What is lycopene, and where is it used?
Lycopene is a natural pigment that gives fruits and vegetables like tomatoes, watermelons, and pink grapefruits their red or pink colour. It is known for its antioxidant properties and is believed it could well contribute to heart health and help protect against certain types of cancer .
Lycopene is used in various industries and applications
Food and Beverage: Lycopene is used as a natural food colouring agent in items like sauces, ketchup, and fruit drinks . It is registered as E160d on the label.
Dietary Supplements: Lycopene is available in supplements that are often marketed for the potential health benefits in heart health and anti-oxidation .
Cosmetics and Skincare: Due to its potential antioxidant property, lycopene is believed to protect the skin from damage caused by free radicals and environmental factors. Lycopene can be found in creams, lotions, serums, and other skincare formulations [4-6].
Pharmaceutical Industry: Lycopene is also utilised in pharmaceutical preparations, primarily for its antioxidant and potential therapeutic properties [3, 6].
Purported Health Benefits
Antioxidant: Lycopene acts as a potent antioxidant, ‘scavenging’ harmful free radicals in the body. This helps protect cells from oxidative stress, a key factor in the development of chronic diseases like cancer and cardiovascular conditions .
Cardiovascular Health: Studies suggest that lycopene may improve cardiovascular health. It may reduce “bad” LDL cholesterol levels, inhibit blood clot formation, and improve blood vessel function. These factors contribute to a healthy heart and a reduced risk of cardiovascular diseases [1, 7].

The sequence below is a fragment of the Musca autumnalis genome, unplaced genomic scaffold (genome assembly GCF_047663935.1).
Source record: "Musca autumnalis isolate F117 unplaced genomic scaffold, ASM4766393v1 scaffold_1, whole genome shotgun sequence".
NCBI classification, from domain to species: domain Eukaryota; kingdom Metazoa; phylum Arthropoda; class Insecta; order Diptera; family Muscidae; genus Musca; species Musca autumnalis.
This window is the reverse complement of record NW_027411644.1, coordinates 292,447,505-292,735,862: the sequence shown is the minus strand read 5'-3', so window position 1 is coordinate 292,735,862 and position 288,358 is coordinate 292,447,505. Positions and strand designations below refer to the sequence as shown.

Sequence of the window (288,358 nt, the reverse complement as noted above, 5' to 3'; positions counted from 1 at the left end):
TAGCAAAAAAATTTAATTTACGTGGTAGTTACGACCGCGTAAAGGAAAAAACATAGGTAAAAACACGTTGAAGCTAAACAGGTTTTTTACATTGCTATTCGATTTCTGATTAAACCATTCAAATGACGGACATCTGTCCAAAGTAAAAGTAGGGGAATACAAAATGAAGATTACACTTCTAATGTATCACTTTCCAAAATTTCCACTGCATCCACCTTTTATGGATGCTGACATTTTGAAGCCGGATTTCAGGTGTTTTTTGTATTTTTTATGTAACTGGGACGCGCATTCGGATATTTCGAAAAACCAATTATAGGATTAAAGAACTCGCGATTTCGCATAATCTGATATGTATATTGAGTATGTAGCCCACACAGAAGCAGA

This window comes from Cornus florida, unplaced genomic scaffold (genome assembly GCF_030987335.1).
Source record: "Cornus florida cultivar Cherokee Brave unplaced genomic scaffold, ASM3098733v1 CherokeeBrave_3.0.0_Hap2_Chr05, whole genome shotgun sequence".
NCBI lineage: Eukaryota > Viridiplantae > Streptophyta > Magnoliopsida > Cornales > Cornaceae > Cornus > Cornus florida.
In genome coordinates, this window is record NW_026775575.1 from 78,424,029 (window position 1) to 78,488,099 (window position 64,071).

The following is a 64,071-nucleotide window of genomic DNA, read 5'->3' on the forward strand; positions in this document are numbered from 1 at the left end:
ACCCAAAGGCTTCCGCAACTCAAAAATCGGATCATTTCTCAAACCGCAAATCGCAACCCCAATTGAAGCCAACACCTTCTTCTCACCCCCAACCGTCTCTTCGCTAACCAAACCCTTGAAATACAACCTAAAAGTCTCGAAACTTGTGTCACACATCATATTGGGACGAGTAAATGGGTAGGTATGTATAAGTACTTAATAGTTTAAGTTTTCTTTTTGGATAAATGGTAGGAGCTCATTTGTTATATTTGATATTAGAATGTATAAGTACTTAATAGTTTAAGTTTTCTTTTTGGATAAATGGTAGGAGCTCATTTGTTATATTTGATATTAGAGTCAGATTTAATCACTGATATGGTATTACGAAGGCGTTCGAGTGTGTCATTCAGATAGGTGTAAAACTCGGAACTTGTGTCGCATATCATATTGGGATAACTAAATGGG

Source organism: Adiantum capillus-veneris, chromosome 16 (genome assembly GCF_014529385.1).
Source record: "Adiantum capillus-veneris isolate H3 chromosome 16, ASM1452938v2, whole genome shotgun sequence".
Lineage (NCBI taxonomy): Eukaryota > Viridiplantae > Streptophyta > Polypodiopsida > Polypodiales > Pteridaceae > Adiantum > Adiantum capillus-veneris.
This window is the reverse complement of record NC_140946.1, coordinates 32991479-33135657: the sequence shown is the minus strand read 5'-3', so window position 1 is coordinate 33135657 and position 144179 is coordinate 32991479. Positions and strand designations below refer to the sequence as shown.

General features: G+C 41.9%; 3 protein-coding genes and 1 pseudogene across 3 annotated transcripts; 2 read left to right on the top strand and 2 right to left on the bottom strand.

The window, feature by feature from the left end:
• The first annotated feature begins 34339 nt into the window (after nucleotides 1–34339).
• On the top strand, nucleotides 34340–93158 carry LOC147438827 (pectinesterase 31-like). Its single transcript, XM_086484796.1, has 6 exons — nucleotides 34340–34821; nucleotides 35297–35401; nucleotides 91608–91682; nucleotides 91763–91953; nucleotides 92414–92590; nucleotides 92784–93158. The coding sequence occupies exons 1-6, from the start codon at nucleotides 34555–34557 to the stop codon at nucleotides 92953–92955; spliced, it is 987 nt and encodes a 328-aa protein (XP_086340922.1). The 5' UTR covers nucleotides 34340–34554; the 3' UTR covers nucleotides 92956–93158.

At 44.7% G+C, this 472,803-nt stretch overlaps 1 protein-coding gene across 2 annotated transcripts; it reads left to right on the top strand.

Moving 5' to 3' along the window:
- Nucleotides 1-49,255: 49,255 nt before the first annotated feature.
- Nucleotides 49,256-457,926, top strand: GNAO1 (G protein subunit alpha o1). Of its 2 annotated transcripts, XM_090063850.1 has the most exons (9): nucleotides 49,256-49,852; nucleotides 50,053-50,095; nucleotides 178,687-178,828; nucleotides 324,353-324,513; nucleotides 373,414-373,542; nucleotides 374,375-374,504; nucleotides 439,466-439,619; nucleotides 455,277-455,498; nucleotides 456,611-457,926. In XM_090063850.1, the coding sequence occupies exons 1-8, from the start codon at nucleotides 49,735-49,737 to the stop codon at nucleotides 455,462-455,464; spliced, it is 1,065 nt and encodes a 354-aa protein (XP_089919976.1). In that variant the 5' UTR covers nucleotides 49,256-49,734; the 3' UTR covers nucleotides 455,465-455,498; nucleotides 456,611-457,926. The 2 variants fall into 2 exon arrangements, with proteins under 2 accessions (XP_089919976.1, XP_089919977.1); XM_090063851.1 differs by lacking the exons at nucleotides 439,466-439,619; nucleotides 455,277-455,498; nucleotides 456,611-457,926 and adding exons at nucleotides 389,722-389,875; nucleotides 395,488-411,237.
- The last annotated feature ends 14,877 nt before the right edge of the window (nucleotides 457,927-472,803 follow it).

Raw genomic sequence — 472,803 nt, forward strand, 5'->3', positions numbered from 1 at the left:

Cancer Prevention: Lycopene is associated with a lower risk of certain types of cancer, including prostate, lung, and stomach cancers. Its antioxidant and anti-inflammatory properties help combat factors that contribute to cancer development, such as DNA damage and chronic inflammation .
Skin Protection: Lycopene's antioxidant activity extends to the skin, where it helps neutralise free radicals caused by UV radiation and environmental pollutants. This protection against oxidative stress can help prevent skin ageing, sunburn, and potentially reduce the risk of skin cancer .
Eye Health: Lycopene may play a role in maintaining healthy vision and reducing the risk of eye conditions like age-related macular degeneration (AMD) and cataracts. Its antioxidant properties help protect the eyes from damage caused by oxidative stress and cellular ageing .
Recommendations for Safe Consumption
Enjoy Lycopene-Rich Foods: Enjoy the natural sources of lycopene, which contain other important components such as fibre, vitamins and minerals, to further support overall health.
Cook with Tomatoes: Cooking tomatoes can increase the availability of lycopene in the body ! So go ahead with preparing those tomato-based sauces, soups, and stews.
Balanced Diet: Remember to maintain a balanced diet that includes a variety of fruits, vegetables, whole grains, lean proteins, and healthy fats. Lycopene is just one beneficial component of a well-rounded eating plan.
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We do our best to source robust information from a number of credible sources. There is, however, a large amount of information on various aspects of nutritional elements along with claims in terms of their contribution to helping in body health which may contradict the above.